The foundation of disaster response

On 10 April 1968, disaster struck in Wellington Harbour as the Wahine hit Barrett Reef and sank, killing more than 50 people. It was a tragedy that remains burned in the consciousness of Wellingtonians, even 50 years later, and it led to a fundamental shift in the way New Zealand Red Cross responds to disasters.

The day before the Wahine sank, a 19-year-old Louella Jensen had just finished her passing out parade for the air force. The fresh recruit was on top of the world, despite it having literally rained on her parade.

She thought little of the bad weather as she and her fellow recruits prepared to board the ferry from Christchurch to Wellington.

"The boat was 20 minutes late leaving and it was sort of bobbing up and down at the dock," she recalls.

The bobbing caused mutterings of a rough journey ahead. For Louella and her friends, however, their first official day as air force personnel was cause for a celebration so they headed straight to the cafe to order milkshakes and toasted sandwiches.

“When we were going back to our cabins from the cafeteria it got very rough,” she says. “You had to hold on to each side of the passageway where there were railings all the way along.”

The Red Cross does such a lot for everyone, everywhere and a lot of the time it just flies under the radar.

Despite the rough seas, Louella still wasn't concerned. She’d completed the same journey as a child and knew this was a common occurrence. She went to bed and slept through the night but the next morning everything changed.

"All of a sudden there was a loud noise and it felt like a car going up a very steep hill," she says. “The power flickered on and off and you could hear the crockery breaking.”

Soon an announcement was made that the ferry had hit a rock and everyone needed to get dressed, put their life jackets on, and make their way to the muster stations. The boat was moving and the sea was rough but Louella recalls that there was little panic amongst the passengers.

“One of the stewards had a guitar in his room so he went and got it and gave it to one of our girls so we were just singing songs and taking requests.”

As it neared one o'clock in the afternoon, seven hours after they’d hit the reef, passengers were told that a ferry would be coming out to rescue them.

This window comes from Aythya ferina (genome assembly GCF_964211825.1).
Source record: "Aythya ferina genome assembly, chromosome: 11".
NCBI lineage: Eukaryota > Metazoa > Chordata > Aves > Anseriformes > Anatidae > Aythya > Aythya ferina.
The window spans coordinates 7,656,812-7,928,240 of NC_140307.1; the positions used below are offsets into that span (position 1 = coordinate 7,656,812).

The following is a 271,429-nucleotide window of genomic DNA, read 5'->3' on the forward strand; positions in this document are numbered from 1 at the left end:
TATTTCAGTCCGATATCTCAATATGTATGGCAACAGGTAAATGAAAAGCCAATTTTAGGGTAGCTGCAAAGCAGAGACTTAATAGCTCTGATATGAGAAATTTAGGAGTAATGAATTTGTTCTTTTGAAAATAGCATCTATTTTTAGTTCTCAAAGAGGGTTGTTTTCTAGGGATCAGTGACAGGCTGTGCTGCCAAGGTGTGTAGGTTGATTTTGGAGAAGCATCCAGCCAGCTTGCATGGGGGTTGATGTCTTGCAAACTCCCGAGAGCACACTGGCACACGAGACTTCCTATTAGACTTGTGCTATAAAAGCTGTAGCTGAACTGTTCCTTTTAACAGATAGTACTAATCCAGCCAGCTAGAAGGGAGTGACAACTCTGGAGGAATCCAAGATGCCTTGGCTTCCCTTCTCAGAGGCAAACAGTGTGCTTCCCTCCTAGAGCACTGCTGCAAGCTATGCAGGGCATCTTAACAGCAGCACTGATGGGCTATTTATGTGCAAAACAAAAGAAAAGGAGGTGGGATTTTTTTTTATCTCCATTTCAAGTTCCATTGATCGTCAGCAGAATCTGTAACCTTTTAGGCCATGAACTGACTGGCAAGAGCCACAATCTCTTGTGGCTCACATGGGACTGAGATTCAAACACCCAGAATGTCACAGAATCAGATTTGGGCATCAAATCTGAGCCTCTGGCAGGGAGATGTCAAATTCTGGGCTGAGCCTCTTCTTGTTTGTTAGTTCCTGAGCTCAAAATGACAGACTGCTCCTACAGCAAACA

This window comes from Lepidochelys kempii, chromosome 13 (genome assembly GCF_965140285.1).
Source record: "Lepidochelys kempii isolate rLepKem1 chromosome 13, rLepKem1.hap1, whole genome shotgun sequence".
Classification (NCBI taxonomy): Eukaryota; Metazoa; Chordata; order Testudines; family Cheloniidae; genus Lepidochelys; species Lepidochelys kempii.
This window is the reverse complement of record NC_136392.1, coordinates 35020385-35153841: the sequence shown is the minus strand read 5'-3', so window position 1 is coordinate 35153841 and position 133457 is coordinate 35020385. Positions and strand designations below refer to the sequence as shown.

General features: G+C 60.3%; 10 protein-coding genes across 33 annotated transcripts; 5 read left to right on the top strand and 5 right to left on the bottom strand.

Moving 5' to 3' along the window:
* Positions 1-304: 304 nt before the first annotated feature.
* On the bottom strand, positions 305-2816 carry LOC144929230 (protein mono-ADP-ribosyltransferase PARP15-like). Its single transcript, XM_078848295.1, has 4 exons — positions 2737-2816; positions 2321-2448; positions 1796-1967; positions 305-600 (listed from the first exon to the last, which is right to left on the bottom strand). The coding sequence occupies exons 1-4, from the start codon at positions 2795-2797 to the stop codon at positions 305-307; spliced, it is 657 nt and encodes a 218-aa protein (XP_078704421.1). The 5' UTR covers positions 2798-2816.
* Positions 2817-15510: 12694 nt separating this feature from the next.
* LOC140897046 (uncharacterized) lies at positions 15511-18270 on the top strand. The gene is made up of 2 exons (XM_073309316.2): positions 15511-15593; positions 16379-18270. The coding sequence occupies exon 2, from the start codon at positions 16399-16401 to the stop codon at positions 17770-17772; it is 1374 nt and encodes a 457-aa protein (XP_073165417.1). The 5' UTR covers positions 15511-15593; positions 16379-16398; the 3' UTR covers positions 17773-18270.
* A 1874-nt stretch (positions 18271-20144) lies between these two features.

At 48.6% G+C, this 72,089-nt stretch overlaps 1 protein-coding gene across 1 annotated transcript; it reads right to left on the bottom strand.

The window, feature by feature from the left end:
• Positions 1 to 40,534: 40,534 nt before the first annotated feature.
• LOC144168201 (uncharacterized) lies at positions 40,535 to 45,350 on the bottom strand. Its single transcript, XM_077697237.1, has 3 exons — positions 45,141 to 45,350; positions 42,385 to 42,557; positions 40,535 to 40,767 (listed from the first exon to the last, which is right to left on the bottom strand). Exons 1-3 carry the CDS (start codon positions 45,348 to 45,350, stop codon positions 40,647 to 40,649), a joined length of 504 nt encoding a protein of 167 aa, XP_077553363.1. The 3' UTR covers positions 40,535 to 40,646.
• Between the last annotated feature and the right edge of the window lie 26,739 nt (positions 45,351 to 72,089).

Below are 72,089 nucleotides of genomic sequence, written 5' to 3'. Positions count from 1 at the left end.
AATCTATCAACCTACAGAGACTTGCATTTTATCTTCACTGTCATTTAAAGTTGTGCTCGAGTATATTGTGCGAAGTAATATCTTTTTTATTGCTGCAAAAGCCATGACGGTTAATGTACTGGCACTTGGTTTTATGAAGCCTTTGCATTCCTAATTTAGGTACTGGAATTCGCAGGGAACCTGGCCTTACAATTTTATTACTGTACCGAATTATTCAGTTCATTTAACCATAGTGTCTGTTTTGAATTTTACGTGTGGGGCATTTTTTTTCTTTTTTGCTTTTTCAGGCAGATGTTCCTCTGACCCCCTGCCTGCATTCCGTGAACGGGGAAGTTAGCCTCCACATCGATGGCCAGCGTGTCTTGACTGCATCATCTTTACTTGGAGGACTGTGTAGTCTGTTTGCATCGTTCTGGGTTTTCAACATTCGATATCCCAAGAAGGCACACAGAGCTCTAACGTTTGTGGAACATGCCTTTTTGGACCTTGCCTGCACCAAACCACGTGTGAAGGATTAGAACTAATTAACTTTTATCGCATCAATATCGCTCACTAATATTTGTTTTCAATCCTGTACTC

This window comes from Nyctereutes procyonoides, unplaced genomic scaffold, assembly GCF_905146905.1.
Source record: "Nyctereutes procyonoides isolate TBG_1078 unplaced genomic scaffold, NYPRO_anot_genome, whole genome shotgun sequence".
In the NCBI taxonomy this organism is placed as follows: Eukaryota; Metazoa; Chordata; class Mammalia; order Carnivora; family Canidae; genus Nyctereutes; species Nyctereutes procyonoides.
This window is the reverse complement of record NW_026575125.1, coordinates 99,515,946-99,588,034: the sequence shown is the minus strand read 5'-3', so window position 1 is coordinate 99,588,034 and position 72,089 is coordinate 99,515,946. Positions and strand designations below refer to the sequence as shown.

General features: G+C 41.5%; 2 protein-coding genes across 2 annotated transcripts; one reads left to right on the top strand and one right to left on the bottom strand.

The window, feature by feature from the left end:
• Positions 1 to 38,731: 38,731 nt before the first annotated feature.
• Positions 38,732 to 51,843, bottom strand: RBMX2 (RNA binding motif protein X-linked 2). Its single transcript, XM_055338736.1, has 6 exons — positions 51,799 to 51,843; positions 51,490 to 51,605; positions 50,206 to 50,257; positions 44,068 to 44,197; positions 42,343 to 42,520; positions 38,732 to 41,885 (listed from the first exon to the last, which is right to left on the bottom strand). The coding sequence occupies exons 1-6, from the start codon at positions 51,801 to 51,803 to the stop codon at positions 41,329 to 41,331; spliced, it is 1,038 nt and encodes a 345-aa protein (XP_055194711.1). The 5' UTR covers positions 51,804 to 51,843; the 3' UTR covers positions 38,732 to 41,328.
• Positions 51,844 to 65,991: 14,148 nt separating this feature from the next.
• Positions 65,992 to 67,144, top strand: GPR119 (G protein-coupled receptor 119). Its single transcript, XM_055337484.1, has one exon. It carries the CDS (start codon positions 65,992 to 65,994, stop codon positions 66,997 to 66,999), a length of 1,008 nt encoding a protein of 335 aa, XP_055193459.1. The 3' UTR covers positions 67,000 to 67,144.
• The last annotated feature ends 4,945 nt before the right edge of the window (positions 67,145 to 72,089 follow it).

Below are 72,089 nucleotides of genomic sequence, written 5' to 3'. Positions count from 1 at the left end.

"We looked out the window and a boat did come up but it was too rough and couldn’t get close enough," she says.

The passengers were ushered out onto the starboard side of the deck as the boat listed dangerously. Louella remembers the crew forming a human chain to pass the passengers from hand to hand so they didn’t fall on the slippery, steep deck. She suffers from vertigo and reaching the top of the deck was in no way reassuring for her.

“It was very, very high, when I finally reached the outside I looked down and there was a black speck in the sea and it was a boat that had come out to rescue us.”

Louella and her friends were among the last to get off the Wahine and make it to shore. She vividly remembers a woman from Red Cross wrapping a blanket around her shoulders and, as she turned away, being caught by the TV cameras.

That night her family was relieved to see her on the evening news cameras and realise she was alive.

The sinking of the Wahine was a grim day for Wellington, 53 people died in the rough water and pictures from the time show exhausted survivors lying on the beach, barely able to move.

The Wahine disaster changed the whole focus on disaster management for New Zealand Red Cross.

Andrew McKie is New Zealand Red Cross' 'disaster man’. He’s been with the organisation for more than two decades and has responded to some of the biggest emergencies the world has seen over those years.

But in 1968 he was a 14-year-old boy standing on the shore at Seatoun with his parents.

"We came down to the beach [the day after the Wahine sunk] and it was really quite a sight seeing all the lifejackets and lifeboats lying on the beach," he says.

“It was really quiet, there was no wind, people were just standing on the beach reflecting. You could see the bridge of the Wahine just by Steeple Rock and hear clanging sounds from things moving around on the boat. It was an eerie sight and I’ve never forgotten it.”

Community efforts to save passengers on the Wahine were enormous. Many who had boats - from homemade dinghies to fishing trawlers – took to the water to try and rescue the passengers.

It really highlighted the need for trained teams of volunteers to form emergency management teams.

The emergency also had an enormous effect on New Zealand Red Cross as an organisation.

"It really highlighted the need for trained teams of volunteers to form emergency management teams," says Andrew. “It changed the whole focus on disaster management for New Zealand Red Cross and was the foundation stone for the work we do in disaster management now.”

Later that year the first Disaster Response Teams – now Disaster Welfare and Support Teams – were created in Auckland, Wellington, and Christchurch. These teams have responded to countless disasters throughout the country, including the Christchurch and November 2016 Earthquakes.

The disaster also had a huge impact on Louella's life. She says the support she and her friends received when they ended up back on shore inspired her to join New Zealand Red Cross later in life.

"We all need people in our lives to help us and we just expect that they’ll be there," says Louella. “The Red Cross does such a lot for everyone, everywhere and a lot of the time it just flies under the radar, so I thought I’d like to give time back not just for me but also for everybody else on that day.

New Zealand Red Cross has Disaster Welfare and Support Teams around the country. If you're interested in volunteering for disaster response, you can find more details here.